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5 Ways to Improve Your MSP Service Level Agreement (SLA)

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5 Ways to Improve Your MSP Service Level Agreements (SLAs)

SLAs are the foundation of your MSP business. They are essential to building strong client relationships and must be clear, reasonable and well-constructed.

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How to Take Responsibility for Your Clients’ Networks

Posted March 23, 2018by Alex Hoff

How to Take Responsibility for Your Clients’ Networks

Networks are more important than ever. A recent RightScale 2018 State of the Cloud report surveyed 997 tech pros and found 96 percent of respondents use cloud services, and 81 percent have a multi-cloud strategy. And, the report indicated companies are now running the majority of their workloads in the cloud.

With more data and systems in the cloud, there’s an opportunity for you as a managed services provider to boost your clients’ efficiency and scalability, but this can also increase risk. If the network goes down, your clients can’t function. As their MSP, they expect you to keep their network constantly running in the background, kind of like electricity. So how do you make sure clients can reach the cloud and stay productive? The answer is you own their networks—you take full responsibility for keeping them connected.

3 Ways to Own Your Clients’ Networks

1. Know About Network Issues Before Your Clients Do

No MSP likes getting the dreaded, “My network is down, what’s going on?” phone call. When you know about issues before the client, you’ll be proactive rather than reactive—and you’ll build trust with your clients when you call them first.

2. Provide Clients With Strategic Guidance So Their Network Is Optimized to Support Broader Business Goals

“Clients don’t buy technology anymore,” says ESG analyst Kevin Rhone. They buy business outcomes. That means understanding what your client is trying to achieve and constantly evolving their infrastructure to help them get there.

3. Mitigate Network Risk

It’s inevitable that a disaster like a lightning strike or flood will affect a client. As a best practice, you’ll need to have a disaster recovery plan for servers and data, but what about the network devices? How can clients get back up and running without a recovery plan for network infrastructure?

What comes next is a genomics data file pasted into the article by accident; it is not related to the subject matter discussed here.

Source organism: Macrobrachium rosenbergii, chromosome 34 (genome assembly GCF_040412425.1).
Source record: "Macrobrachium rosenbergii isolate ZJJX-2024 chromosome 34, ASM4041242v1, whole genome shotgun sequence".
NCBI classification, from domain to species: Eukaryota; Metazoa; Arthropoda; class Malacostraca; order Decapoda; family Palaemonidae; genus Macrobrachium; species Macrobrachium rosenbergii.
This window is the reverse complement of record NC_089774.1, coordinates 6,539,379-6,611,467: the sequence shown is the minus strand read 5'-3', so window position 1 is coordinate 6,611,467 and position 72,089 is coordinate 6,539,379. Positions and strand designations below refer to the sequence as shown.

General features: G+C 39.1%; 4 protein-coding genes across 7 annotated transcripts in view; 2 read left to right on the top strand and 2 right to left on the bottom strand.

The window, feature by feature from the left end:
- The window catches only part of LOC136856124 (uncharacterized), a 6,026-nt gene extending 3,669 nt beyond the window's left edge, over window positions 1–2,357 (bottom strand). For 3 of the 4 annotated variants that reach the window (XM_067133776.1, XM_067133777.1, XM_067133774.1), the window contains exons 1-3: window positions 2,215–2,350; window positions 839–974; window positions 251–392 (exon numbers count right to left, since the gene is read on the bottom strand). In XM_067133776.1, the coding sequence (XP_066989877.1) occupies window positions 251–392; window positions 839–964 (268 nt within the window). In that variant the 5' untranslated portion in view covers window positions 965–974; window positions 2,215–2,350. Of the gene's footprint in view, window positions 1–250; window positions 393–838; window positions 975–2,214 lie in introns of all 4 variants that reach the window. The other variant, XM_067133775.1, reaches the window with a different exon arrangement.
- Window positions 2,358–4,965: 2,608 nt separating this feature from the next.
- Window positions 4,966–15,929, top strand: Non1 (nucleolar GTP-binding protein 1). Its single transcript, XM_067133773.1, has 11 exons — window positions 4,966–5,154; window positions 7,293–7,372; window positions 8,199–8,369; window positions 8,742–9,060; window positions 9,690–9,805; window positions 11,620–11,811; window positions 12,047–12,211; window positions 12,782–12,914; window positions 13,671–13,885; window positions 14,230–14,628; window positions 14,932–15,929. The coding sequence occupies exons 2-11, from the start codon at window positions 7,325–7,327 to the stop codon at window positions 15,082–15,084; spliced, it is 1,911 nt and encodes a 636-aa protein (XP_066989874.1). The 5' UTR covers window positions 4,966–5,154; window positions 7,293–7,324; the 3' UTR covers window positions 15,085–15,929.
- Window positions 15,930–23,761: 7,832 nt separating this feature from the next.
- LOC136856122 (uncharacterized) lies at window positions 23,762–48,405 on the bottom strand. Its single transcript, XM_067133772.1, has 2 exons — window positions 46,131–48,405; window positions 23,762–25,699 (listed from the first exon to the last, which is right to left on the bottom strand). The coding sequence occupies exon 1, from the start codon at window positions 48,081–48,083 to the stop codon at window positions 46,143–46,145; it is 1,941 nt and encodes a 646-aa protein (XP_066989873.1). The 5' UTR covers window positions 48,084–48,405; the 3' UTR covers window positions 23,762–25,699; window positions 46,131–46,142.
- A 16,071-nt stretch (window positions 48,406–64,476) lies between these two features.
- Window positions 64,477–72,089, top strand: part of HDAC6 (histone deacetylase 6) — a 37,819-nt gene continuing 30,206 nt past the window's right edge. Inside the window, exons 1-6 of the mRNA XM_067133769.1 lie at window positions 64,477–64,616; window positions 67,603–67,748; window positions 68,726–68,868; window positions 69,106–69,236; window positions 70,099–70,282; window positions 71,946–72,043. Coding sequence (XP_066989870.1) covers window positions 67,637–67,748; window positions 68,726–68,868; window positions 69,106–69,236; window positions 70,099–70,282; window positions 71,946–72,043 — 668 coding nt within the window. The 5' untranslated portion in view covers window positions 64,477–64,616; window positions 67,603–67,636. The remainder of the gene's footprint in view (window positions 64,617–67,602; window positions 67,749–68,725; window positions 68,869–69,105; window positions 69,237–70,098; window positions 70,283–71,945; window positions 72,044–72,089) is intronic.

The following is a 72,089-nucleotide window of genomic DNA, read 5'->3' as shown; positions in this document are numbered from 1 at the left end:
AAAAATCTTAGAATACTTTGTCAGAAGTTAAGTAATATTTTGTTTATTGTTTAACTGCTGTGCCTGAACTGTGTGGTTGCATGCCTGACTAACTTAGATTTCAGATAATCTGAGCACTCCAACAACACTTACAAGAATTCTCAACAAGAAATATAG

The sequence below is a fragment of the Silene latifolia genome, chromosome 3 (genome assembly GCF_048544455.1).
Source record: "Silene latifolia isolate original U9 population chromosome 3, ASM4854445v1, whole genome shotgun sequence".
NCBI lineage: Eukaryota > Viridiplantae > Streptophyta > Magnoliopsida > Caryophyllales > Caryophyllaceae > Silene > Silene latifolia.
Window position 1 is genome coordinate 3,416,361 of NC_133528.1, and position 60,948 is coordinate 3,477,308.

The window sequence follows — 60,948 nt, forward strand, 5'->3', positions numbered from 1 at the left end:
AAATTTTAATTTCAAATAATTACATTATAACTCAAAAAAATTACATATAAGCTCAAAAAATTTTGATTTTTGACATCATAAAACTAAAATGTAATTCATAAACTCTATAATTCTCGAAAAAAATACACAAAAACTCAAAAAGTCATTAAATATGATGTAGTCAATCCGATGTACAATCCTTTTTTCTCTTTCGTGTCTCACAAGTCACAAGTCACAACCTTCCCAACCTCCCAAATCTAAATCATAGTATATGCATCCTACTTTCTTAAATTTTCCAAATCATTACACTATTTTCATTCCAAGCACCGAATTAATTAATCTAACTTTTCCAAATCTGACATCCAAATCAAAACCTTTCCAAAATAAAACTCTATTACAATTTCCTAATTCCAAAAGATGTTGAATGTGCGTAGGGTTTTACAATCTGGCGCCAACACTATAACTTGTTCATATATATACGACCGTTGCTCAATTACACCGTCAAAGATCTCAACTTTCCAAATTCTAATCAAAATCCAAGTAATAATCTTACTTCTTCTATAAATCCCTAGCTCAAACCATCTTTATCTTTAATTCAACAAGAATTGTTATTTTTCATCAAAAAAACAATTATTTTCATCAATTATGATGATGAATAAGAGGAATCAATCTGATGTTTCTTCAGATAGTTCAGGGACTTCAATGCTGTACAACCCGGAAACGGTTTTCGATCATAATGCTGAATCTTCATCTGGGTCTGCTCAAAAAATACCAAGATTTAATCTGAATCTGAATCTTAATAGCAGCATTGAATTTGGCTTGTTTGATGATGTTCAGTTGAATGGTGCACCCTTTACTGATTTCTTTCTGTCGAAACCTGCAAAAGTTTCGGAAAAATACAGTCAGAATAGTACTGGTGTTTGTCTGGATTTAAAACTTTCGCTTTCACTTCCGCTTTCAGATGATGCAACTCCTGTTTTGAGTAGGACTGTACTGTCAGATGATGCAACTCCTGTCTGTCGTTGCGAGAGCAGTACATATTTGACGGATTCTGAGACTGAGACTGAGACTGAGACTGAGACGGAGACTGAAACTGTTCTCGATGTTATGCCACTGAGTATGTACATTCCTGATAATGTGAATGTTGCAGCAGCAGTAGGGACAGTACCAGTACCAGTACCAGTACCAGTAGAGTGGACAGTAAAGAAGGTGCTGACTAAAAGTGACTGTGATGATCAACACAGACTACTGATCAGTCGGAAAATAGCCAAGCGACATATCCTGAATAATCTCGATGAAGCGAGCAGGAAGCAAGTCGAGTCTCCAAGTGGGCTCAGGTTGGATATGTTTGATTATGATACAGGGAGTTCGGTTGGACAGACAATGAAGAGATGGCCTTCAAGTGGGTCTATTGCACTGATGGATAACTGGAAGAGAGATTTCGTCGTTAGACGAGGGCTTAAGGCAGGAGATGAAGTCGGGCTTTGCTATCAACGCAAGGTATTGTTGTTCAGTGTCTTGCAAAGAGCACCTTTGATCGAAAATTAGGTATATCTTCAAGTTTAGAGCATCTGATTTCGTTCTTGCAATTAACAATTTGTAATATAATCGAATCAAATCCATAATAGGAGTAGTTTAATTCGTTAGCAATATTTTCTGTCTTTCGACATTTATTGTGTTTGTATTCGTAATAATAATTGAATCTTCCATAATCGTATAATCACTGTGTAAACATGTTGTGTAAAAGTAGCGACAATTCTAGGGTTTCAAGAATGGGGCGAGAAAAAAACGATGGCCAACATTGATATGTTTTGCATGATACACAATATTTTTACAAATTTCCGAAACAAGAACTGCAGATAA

Barriers to Owning the Network

The problem is, the three things you need to do to effectively own your clients’ networks are challenging to integrate into your service offering.

Traditionally, network management has been a very manual activity, involving time-intensive tasks. Drawing Visio diagrams, tracing wires, and parsing the CLI are all tedious, and they put a real drag on productivity.

As well, there are few network standards. There are hundreds of vendors making thousands of devices. Most business networks have a mishmash of gear.

There are network experts out there who can make sense of this complexity, but they’re hard to find and often expensive. If there’s one on your staff, they’re probably burdened with finicky network issues that take forever to resolve, which means they aren’t available for higher-level strategic work.

The Solution: Automation

So how does an MSP own the network in an efficient and cost-effective way?

With network infrastructure RMM, you gain visibility into your clients’ network devices and see issues before clients do. You can work with clients to ensure their network is fit for purpose to support business goals. And you ensure network risk is mitigated—automatically.

The entire world runs on networks. With network infrastructure RMM, you can do your part to make sure it keeps running.

 

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Alex Hoff is the VP of product and sales at Auvik Networks. Auvik's infrastructure-focused RMM (remote monitoring and management) helps MSPs grow their network services profitably.

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